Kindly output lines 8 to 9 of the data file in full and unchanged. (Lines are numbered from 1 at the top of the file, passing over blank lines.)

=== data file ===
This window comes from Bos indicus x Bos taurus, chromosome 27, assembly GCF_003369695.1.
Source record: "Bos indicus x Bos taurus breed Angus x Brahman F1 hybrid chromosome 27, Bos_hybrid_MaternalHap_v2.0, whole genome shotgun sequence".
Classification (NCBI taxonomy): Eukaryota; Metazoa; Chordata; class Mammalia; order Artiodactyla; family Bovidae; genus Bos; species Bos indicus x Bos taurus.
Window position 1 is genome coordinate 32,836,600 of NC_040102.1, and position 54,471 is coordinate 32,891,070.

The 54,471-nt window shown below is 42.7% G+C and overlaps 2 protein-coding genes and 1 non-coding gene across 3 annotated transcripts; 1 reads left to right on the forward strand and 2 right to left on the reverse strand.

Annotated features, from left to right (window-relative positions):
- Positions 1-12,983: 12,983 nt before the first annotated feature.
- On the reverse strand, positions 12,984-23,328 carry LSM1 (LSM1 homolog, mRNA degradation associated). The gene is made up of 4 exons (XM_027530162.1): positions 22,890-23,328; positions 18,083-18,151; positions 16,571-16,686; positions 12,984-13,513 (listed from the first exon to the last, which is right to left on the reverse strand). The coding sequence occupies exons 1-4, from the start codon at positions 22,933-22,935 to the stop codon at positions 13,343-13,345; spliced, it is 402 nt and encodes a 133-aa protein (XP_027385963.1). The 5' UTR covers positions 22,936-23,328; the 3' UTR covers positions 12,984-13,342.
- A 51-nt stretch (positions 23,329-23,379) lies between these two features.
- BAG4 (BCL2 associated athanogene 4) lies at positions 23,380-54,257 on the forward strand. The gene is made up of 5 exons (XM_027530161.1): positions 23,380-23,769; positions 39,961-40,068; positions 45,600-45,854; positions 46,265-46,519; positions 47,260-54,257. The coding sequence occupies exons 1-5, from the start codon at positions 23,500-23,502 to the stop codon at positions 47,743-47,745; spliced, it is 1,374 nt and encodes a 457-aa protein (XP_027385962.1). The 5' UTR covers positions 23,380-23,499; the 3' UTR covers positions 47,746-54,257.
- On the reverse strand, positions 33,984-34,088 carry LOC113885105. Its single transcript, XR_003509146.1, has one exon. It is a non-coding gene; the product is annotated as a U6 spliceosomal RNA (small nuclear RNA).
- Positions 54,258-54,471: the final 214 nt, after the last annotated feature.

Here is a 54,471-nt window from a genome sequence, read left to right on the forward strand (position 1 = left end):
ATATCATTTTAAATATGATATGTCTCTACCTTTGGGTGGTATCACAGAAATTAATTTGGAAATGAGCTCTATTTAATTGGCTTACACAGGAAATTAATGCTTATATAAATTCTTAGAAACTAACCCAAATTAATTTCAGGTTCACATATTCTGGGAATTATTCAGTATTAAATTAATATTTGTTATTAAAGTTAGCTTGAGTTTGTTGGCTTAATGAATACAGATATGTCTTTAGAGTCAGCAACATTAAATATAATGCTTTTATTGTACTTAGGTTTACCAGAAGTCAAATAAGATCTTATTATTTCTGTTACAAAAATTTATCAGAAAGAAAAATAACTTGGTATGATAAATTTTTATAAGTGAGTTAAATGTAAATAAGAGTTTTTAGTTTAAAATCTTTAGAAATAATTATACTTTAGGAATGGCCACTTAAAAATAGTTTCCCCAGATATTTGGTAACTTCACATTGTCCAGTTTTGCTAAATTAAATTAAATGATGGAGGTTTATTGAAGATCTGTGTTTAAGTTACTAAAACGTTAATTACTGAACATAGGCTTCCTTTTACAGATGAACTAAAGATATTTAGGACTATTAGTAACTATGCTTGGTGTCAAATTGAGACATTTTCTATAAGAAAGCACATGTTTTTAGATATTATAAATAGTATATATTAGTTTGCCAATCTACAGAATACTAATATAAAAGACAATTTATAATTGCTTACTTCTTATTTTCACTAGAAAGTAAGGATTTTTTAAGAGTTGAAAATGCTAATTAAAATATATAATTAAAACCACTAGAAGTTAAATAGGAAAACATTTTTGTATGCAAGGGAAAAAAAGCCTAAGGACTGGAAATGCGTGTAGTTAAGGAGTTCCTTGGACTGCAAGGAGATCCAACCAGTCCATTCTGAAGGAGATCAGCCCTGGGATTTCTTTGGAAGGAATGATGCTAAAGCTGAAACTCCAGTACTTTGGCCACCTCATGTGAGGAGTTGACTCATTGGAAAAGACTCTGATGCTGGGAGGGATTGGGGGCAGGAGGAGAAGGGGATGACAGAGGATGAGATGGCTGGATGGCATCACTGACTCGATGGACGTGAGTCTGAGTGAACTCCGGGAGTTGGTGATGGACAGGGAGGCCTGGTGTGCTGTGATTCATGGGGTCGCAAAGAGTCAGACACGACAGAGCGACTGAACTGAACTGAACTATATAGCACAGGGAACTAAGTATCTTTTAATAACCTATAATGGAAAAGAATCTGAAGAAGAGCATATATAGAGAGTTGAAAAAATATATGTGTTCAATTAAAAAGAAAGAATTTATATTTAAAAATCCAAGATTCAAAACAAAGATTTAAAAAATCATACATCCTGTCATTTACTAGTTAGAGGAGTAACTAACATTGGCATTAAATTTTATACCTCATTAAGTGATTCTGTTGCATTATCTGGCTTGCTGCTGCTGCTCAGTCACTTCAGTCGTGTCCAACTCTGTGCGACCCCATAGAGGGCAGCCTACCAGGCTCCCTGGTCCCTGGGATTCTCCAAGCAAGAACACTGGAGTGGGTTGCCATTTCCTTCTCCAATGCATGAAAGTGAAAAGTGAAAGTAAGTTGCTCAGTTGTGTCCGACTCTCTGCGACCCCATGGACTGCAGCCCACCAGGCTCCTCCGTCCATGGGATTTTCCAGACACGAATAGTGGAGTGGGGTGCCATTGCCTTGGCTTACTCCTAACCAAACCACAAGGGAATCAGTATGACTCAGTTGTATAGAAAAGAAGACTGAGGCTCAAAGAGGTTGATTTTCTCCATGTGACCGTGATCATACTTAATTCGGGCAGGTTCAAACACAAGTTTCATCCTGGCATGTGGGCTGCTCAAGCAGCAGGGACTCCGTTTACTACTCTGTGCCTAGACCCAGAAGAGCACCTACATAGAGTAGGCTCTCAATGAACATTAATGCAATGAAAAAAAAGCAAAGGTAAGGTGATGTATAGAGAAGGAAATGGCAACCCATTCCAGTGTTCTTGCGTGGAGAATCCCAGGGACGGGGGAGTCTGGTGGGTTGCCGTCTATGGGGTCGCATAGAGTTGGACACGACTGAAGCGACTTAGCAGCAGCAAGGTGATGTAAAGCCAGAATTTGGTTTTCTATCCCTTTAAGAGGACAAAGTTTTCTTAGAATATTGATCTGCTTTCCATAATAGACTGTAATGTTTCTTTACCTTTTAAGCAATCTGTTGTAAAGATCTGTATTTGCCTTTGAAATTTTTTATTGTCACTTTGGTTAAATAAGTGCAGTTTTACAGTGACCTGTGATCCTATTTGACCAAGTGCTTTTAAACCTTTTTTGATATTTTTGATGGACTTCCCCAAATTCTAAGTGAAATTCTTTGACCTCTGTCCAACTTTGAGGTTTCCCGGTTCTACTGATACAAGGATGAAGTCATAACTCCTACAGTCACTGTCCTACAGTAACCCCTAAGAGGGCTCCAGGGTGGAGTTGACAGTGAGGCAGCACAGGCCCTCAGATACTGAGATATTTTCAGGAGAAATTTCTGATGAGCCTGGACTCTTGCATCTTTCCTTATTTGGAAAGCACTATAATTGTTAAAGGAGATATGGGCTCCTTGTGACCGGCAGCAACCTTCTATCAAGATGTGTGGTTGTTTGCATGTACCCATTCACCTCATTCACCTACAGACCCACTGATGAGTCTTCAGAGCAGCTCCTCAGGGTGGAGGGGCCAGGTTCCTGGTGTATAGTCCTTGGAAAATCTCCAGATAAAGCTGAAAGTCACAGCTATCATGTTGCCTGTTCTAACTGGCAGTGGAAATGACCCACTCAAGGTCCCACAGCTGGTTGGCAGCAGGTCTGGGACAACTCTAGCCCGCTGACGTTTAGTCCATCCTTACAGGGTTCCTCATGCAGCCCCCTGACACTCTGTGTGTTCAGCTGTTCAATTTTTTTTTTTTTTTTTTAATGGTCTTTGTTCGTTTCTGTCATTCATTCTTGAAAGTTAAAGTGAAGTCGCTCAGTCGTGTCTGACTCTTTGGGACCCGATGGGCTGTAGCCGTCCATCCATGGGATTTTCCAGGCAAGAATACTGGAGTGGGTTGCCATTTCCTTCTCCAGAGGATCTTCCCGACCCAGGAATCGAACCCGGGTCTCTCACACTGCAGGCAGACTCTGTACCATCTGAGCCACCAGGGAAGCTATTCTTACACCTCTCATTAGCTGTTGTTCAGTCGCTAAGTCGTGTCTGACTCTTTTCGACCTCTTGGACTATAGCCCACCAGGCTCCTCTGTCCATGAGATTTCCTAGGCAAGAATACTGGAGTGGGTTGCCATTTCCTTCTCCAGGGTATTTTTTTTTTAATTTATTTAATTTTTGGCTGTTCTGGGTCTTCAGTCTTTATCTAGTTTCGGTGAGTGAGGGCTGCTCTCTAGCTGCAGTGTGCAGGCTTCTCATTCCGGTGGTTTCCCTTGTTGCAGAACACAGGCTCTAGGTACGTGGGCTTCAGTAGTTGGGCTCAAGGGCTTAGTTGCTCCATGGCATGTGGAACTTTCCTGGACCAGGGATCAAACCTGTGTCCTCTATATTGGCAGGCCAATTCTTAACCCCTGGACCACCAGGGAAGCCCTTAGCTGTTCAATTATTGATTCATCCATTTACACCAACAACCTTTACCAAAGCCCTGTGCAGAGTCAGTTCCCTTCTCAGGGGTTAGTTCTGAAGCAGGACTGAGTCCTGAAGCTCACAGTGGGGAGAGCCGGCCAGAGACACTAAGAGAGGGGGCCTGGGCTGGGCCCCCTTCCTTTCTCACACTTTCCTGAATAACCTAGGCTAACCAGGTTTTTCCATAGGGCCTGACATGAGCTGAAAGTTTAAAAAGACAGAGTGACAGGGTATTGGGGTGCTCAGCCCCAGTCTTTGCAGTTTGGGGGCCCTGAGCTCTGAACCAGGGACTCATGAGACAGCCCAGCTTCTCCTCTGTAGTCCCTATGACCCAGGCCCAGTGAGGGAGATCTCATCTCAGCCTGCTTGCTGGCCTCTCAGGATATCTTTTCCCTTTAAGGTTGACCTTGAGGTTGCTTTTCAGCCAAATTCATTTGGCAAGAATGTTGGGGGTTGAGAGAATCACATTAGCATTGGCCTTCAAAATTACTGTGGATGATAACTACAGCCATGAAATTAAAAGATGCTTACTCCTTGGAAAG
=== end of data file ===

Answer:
- On the reverse strand, positions 12,984-23,328 carry LSM1 (LSM1 homolog, mRNA degradation associated). The gene is made up of 4 exons (XM_027530162.1): positions 22,890-23,328; positions 18,083-18,151; positions 16,571-16,686; positions 12,984-13,513 (listed from the first exon to the last, which is right to left on the reverse strand). The coding sequence occupies exons 1-4, from the start codon at positions 22,933-22,935 to the stop codon at positions 13,343-13,345; spliced, it is 402 nt and encodes a 133-aa protein (XP_027385963.1). The 5' UTR covers positions 22,936-23,328; the 3' UTR covers positions 12,984-13,342.
- A 51-nt stretch (positions 23,329-23,379) lies between these two features.